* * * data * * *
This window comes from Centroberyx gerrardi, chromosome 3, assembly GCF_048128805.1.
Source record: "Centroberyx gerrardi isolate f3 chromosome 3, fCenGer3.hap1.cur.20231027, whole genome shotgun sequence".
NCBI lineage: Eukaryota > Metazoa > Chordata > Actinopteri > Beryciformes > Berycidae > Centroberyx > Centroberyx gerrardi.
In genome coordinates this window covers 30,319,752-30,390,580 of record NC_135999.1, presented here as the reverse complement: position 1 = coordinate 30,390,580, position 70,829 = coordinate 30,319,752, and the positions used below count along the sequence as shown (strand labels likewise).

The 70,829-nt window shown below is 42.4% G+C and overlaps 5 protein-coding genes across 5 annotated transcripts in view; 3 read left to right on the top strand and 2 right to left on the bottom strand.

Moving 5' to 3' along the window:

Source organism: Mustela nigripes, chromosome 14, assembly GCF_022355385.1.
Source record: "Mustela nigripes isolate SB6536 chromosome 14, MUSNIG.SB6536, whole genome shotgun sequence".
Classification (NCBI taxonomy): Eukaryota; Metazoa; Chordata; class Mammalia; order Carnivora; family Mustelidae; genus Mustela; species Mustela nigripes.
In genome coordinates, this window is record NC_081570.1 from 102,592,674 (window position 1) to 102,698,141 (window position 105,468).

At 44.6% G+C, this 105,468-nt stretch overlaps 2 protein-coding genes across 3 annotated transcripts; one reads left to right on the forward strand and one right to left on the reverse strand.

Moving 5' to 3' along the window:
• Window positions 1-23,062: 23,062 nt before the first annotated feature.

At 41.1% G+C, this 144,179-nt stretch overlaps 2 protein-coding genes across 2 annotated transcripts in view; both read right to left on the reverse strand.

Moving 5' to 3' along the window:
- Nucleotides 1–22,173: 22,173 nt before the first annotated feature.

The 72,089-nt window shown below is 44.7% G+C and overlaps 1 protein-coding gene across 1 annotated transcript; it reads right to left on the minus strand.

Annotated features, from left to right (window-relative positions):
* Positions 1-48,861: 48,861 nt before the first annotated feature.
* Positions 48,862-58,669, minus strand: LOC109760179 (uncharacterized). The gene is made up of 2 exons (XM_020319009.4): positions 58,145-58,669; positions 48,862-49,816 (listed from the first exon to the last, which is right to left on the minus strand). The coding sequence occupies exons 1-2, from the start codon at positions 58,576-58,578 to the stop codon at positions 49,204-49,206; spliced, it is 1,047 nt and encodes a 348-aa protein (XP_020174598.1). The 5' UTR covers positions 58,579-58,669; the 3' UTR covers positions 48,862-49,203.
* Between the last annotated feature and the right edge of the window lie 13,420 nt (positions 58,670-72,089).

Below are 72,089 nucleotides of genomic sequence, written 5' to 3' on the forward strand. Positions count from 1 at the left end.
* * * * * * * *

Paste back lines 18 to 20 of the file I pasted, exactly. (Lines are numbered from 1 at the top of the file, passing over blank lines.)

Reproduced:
Annotated features, from left to right (window-relative positions):
* Positions 1-48,861: 48,861 nt before the first annotated feature.
* Positions 48,862-58,669, minus strand: LOC109760179 (uncharacterized). The gene is made up of 2 exons (XM_020319009.4): positions 58,145-58,669; positions 48,862-49,816 (listed from the first exon to the last, which is right to left on the minus strand). The coding sequence occupies exons 1-2, from the start codon at positions 58,576-58,578 to the stop codon at positions 49,204-49,206; spliced, it is 1,047 nt and encodes a 348-aa protein (XP_020174598.1). The 5' UTR covers positions 58,579-58,669; the 3' UTR covers positions 48,862-49,203.